Volume 18
Number 3
Aug 2014
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Review
M.M. Wilkes, R.J. Navickis

Background: Hydroxyethyl starch (HES) solutions are used for perioperative fluid management. However, robust renal safety data in surgical patients are lacking.


Methods: A meta-analysis was performed of randomised clinical trials comparing HES with non-HES control fluid in adult surgical patients. The endpoint was recourse to renal replacement therapy (RRT). Eligible trials were identified by multiple methods including computer database searches.

Results: Fifteen randomised trials with a total of 4409 surgical patients were included. The Crystalloid versus Hydroxyethyl Starch Trial (CHEST) was the source for 65.1% of the included surgical patients. Eighty-three of the 2157 patients assigned to HES (3.8%) underwent RRT versus 56 of 2252 control patients (2.5%). HES significantly increased recourse to RRT, with a pooled relative risk (RR) of 1.44 and 95% confidence interval (95% CI) of 1.04-2.01. The absolute risk increase in recourse to RRT attributable to HES was 1.2% (95% CI: 0.1-2.2%), indicating a number needed to treat with HES of 85 to prompt RRT in one additional patient. In a subset of trials comparing HES 130/0.4 with crystalloid, the pooled RR for recourse to RRT (1.47; 95% CI: 1.02-2.12) coincided closely with the overall pooled RR of 1.44. In a subgroup analysis of data from CHEST, the RR for RRT was higher in surgical than non-surgical patients (ratio of RR: 1.19; 95% CI: 0.77-1.83); however, the difference was not significant (p = 0.43).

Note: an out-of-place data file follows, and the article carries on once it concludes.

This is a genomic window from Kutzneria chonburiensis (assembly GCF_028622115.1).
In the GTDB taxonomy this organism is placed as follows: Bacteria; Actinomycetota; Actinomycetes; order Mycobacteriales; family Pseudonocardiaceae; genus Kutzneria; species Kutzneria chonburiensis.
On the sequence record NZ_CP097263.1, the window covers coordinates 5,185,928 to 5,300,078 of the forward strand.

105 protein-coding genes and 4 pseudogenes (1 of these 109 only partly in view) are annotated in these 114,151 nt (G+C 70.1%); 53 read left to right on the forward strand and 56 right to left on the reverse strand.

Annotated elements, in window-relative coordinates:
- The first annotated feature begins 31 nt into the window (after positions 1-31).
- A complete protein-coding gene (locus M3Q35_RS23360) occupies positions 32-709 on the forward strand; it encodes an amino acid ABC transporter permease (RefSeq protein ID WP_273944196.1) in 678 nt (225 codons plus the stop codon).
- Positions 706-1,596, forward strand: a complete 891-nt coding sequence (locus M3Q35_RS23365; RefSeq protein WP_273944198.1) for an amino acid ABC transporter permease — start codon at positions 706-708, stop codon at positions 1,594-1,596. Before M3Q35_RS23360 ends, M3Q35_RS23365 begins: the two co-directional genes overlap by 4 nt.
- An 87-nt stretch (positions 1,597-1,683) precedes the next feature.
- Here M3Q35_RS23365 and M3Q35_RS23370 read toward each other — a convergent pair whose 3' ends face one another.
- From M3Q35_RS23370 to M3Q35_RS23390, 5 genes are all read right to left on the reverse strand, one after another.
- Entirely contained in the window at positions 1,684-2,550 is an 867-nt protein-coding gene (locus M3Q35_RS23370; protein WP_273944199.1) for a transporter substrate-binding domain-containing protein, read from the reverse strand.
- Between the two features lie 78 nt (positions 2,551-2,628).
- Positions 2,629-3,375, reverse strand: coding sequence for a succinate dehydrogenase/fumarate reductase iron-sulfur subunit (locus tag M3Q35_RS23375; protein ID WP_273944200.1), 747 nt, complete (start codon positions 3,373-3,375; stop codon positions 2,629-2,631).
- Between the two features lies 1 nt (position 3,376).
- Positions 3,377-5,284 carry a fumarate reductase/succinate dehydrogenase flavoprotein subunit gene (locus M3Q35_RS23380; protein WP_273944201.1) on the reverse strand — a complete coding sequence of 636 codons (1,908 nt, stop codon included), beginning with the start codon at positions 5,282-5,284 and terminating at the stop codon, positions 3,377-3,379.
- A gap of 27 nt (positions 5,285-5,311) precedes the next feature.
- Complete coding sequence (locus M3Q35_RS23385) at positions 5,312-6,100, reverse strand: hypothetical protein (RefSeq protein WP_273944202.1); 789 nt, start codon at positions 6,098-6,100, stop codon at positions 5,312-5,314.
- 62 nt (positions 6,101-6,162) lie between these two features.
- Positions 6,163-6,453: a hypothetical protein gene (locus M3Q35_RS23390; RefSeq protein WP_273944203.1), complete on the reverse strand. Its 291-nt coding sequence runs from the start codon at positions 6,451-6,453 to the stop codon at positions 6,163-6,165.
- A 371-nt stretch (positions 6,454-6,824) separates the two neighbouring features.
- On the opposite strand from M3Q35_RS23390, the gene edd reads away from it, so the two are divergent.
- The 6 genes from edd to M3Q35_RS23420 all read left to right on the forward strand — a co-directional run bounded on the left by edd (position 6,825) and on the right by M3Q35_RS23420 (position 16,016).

Conclusions: HES increased recourse to RRT among surgical patients. There was no evidence that surgical patients are at lower risk for HES-induced acute kidney injury than non-surgical patients.


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